There are actually two types of FFT-based approaches to solve Poisson's equations. The first type, sometimes referred to as matrix decomposition, uses Fourier's method to treat the finite difference discretisation of Poisson's equations. Using ordinary central differencing, a finite difference discretisation of a 3D Poisson's equation results in a linear system with seven diagonal lines. To solve the system quickly, one can apply Fourier analysis in one dimension, reducing the system to a number of pentadiagonal systems. Fourier analysis in a second dimension further reduces the problem to many tridiagonal systems which can be solved efficiently. The mathematical formulations of such method, in particular the proper treatment of non-periodic boundary conditions and the applications on different mesh configurations (staggered vs. collocated mesh), were established in 1970's[4][5] and a serial implementation is available in the form of open-source software FISHPACK. This method actually fits in the 2DECOMP&FFT framework very well - one can apply 1D FFTs and a tridiagonal solver direction by direction in local memory, given that the data involved is properly redistributed using the transposition routines.

The originality of Incompact3D's numerical algorithm comes from its Poisson solver of a second type - it is solved in the spectral space via the modified wave number formalism and it applies no matter what physical boundary conditions are (periodic, free-slip, no-slip, inflow/outflow). The solver takes advantage of the 3D distributed FFT supplied by 2DECOMP&FFT. The algorithm involves the following steps:

The forward and backward transforms above are standard FFTs (even for problems with non-periodic boundary conditions). Depending on different boundary conditions, some of the pre- or post-processing steps may be optional. Without giving any mathematical details, the pre- and post-processing involves operations which evaluate modified wave numbers and package the Discrete Cosine Transforms into a suitable form so that standard FFT routines can be applied.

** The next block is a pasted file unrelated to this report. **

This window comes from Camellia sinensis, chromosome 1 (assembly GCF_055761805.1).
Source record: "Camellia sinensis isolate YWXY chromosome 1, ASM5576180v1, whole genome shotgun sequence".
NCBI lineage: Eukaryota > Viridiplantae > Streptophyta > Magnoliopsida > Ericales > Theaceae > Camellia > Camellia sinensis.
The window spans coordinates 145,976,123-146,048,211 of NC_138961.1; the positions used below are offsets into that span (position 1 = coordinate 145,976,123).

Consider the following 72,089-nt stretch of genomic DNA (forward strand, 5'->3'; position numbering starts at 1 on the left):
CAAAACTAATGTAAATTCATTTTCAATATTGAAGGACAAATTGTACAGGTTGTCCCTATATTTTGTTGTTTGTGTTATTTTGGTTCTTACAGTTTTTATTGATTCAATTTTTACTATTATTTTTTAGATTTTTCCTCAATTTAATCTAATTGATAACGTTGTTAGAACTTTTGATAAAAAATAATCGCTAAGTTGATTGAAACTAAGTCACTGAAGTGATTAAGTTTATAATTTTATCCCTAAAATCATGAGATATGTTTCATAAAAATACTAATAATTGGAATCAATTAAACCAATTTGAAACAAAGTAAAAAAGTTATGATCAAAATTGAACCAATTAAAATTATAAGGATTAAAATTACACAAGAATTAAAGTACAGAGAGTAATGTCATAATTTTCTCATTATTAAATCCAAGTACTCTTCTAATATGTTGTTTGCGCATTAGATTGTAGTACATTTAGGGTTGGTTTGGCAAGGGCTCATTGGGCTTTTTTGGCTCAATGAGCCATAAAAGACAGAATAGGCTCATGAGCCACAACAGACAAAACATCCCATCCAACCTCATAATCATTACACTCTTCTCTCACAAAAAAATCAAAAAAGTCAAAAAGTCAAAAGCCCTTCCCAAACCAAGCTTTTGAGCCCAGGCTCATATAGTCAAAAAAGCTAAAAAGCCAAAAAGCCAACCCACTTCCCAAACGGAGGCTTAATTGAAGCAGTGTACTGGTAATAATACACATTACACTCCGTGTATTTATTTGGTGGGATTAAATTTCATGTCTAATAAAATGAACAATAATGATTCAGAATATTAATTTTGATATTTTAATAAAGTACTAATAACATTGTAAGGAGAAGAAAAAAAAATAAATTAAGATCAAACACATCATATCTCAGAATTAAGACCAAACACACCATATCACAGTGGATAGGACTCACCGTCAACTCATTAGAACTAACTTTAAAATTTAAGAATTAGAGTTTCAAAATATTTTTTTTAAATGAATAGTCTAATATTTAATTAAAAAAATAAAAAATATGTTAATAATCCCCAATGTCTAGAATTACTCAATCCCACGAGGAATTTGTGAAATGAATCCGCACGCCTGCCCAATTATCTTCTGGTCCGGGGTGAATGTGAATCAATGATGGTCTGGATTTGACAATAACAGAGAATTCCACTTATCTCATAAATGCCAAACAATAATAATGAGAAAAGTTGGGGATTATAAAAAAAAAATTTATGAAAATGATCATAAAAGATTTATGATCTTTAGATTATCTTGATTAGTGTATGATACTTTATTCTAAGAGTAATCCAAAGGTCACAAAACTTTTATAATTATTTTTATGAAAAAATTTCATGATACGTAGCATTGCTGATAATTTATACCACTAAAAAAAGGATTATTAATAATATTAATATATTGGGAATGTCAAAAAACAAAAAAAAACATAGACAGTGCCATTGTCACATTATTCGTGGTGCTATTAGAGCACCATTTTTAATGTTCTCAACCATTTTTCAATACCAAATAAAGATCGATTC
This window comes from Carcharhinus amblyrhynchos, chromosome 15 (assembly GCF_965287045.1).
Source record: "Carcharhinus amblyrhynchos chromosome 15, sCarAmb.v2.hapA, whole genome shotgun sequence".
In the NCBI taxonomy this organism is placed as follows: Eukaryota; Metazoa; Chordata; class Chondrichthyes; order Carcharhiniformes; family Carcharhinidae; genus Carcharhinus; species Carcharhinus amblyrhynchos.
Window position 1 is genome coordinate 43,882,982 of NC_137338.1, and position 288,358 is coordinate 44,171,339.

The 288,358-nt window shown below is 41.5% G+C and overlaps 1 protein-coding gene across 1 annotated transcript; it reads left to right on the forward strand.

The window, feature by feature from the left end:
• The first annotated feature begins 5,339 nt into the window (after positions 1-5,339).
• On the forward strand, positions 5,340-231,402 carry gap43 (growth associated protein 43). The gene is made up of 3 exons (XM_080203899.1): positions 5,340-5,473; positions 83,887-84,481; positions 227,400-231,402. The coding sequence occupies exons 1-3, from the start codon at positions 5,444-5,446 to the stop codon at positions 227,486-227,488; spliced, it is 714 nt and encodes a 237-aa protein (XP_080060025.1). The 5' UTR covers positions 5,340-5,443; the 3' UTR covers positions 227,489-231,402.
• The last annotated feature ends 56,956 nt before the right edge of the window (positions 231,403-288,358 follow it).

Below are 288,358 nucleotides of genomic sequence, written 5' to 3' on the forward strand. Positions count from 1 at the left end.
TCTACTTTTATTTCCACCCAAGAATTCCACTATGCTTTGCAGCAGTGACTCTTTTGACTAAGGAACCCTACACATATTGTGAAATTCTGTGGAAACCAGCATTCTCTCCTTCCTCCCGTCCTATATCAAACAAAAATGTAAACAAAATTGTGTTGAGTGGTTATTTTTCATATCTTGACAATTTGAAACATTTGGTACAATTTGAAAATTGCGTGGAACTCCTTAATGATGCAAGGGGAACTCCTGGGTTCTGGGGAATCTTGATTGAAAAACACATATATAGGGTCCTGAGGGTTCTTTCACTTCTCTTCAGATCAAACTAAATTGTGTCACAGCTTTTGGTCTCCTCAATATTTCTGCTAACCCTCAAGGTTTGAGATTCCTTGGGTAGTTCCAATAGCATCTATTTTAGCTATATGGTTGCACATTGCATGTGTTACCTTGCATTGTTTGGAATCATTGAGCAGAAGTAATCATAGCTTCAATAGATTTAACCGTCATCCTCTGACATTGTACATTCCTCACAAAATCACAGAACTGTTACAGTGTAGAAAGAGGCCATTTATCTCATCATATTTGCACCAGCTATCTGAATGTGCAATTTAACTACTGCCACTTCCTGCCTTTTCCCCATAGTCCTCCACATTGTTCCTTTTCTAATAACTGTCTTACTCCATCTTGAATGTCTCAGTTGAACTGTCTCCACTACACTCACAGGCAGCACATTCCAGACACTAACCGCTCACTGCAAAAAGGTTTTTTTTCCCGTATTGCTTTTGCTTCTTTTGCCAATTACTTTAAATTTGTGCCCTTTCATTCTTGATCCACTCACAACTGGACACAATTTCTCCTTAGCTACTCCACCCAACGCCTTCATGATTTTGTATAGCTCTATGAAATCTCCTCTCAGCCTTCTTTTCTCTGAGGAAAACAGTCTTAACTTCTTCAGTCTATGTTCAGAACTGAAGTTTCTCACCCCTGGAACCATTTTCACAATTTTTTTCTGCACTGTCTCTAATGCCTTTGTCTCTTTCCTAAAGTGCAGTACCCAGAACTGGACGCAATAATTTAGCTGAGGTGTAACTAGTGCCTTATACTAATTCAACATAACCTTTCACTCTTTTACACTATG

The pre- and post-processing can be either local - meaning that operations can be done regardless of the parallel distribution of data, or global - meaning that calculations are only possible when data sets involved are all local in memory (i.e. the operations have to be done in a particular pencil-orientation). Fortunately, for the global case, whenever the data required is not available, the global transposition routines provided by the base library can be used to redistribute the data. A pair of forward and backward FFTs with 2D decomposition requires 4 global transpositions. Depending on the physical boundary conditions, the pre- and post-processing above may add up to 12 more global transpositions.

Parallel Performance

The old Incompact3D was parallelised using a 1D slab decomposition. This seriously limited its applications to large-scale simulations. For example, a typical simulation using a 2048*512*512 mesh can only use up to 512 cores. On HECToR, this roughly translates to a runtime of 25 days (wall-clock time) or 50 12-hour sessions, excluding queueing time. Obviously at this rate it is impossible to conduct productive scientific studies.